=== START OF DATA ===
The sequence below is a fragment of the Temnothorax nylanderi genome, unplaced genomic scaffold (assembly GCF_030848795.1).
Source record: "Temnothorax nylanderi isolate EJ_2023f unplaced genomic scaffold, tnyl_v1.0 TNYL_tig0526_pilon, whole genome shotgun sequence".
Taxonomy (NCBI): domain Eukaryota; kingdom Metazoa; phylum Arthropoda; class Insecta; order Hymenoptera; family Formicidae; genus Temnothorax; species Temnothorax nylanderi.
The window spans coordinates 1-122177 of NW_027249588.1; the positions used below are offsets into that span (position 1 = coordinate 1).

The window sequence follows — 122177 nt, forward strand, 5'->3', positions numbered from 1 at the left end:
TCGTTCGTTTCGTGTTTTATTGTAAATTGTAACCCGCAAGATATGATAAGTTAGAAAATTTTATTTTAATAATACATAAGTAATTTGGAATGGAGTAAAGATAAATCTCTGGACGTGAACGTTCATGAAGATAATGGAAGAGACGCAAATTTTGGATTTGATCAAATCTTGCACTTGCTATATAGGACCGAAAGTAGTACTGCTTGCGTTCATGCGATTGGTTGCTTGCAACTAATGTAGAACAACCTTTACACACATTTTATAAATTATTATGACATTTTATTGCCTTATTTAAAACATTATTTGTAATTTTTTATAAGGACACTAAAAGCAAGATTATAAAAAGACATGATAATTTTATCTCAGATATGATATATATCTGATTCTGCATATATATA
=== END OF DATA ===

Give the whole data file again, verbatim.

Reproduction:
The sequence below is a fragment of the Temnothorax nylanderi genome, unplaced genomic scaffold (assembly GCF_030848795.1).
Source record: "Temnothorax nylanderi isolate EJ_2023f unplaced genomic scaffold, tnyl_v1.0 TNYL_tig0526_pilon, whole genome shotgun sequence".
Taxonomy (NCBI): domain Eukaryota; kingdom Metazoa; phylum Arthropoda; class Insecta; order Hymenoptera; family Formicidae; genus Temnothorax; species Temnothorax nylanderi.
The window spans coordinates 1-122177 of NW_027249588.1; the positions used below are offsets into that span (position 1 = coordinate 1).

The window sequence follows — 122177 nt, forward strand, 5'->3', positions numbered from 1 at the left end:
TCGTTCGTTTCGTGTTTTATTGTAAATTGTAACCCGCAAGATATGATAAGTTAGAAAATTTTATTTTAATAATACATAAGTAATTTGGAATGGAGTAAAGATAAATCTCTGGACGTGAACGTTCATGAAGATAATGGAAGAGACGCAAATTTTGGATTTGATCAAATCTTGCACTTGCTATATAGGACCGAAAGTAGTACTGCTTGCGTTCATGCGATTGGTTGCTTGCAACTAATGTAGAACAACCTTTACACACATTTTATAAATTATTATGACATTTTATTGCCTTATTTAAAACATTATTTGTAATTTTTTATAAGGACACTAAAAGCAAGATTATAAAAAGACATGATAATTTTATCTCAGATATGATATATATCTGATTCTGCATATATATA